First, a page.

Part of the requirements of the DPA relates to the processing of personal data, which is how data is obtained, held and stored. It also covers processes operating within the organisation related to disclosure, retrieval, storage and use of data and its destruction. In fact it applies to any activity relating to personal data.

There are eight data protection principles which govern the manner in which data is collected, stored and processed:

  • Personal data shall be processed fairly and lawfully
  • Personal data shall be obtained only for specified and lawful purposes
  • Personal data should be adequate, relevant and not excessive in relation to the purpose or purposes for which it is processed
  • Personal data should be accurate, and when necessary kept up-to-date
  • Personal data should not be kept for longer than is necessary for the purpose for which it was collected
  • Personal data should only be processed in accordance with the rights of individuals under the DPA – the main one being the individual’s right of access to data held about him or her
  • Appropriate technical and organisational measures shall be taken against unauthorised or unlawful processing of personal data and against accidental loss, destruction or damage to personal data
  • Personal data shall not be transferred to a country outside the EU unless that country adequately protects personal data

There is a wide range of personal data kept by colleges, mainly about staff and learners. In addition to factual information, this includes expressions of opinion, and photographic images captured on CCTV and collected via security cards. The DPA has been amended by the Freedom of Information Act 2000 to enhance the rights of individuals to see more of their personal information. It now covers 'any other personal data' held by a public authority, information referred to as 'unstructured' personal data.

Health and safety

Health and safety is not just about preventing slips, trips and falls. It is also about supporting personal well-being and maximising physical and mental health.

Only those people employed directly on a contract of employment with the governing body are its actual employees, but it has legal responsibilities for all other types of workers.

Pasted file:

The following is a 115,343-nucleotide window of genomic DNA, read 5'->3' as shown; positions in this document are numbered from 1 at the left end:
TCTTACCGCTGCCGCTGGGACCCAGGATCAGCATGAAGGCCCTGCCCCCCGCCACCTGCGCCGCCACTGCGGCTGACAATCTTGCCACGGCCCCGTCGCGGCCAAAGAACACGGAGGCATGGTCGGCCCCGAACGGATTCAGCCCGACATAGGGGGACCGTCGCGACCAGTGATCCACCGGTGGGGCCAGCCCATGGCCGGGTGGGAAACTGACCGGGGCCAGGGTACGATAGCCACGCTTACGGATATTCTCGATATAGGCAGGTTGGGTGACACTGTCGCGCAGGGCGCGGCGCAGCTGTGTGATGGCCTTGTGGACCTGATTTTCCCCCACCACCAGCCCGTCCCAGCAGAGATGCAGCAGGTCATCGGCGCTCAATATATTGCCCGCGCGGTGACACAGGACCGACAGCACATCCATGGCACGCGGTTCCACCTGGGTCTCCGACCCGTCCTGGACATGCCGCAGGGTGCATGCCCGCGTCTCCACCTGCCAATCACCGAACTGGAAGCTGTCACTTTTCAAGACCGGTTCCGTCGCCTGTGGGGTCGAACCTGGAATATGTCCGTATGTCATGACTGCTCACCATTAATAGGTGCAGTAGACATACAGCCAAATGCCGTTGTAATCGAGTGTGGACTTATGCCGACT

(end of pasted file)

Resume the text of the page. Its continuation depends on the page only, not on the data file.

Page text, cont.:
Colleges are required by law to manage health and safety at work effectively by ensuring that they:

  • provide a written health and safety policy
  • assess risks to employees, students, partners and others affected by their operations
  • arrange for the effective planning, organisation, control, monitoring and review of preventive and protective measures
  • ensure they have access to competent health and safety advice
  • consult employees about their risks at work and current preventive and protective measures

Failure to comply may lead to serious consequences for a college, for relevant individuals and the organisation's reputation – punishment could include fines, imprisonment and disqualification.

Whilst governing bodies will delegate many health tasks to others, such as professional health and safety employees or consultants, they have the ultimate responsibility for health and safety matters in a college.

Equality and diversity

Governors and clerks have a significant role in creating and maintaining an inclusive organisation where everyone can work, learn and reach their full potential.

The difference between equality and diversity

Although the terms are linked, they have a different emphasis. Equality is about creating a fairer society where everyone can participate and have the opportunity to fulfil their potential – to live as equal citizens in society free from discrimination and harassment.

Diversity is about respecting, valuing and celebrating aspects that make us unique as individuals – recognising that we contribute to our society because of these aspects not in spite of them.

The business case for diversity

All good further education providers want the very best for their staff, irrespective of background, identity and circumstance. They strive to create a culture and ethos of inclusion and respect. Embedding equality and diversity throughout a college will help it to:

  • recruit from the widest pool of applicants to attract and retain the most talented staff
  • create a confident, skilled and highly motivated workforce
  • achieve high success rates and outcomes from inspection
  • become the employer and provider of choice in the locality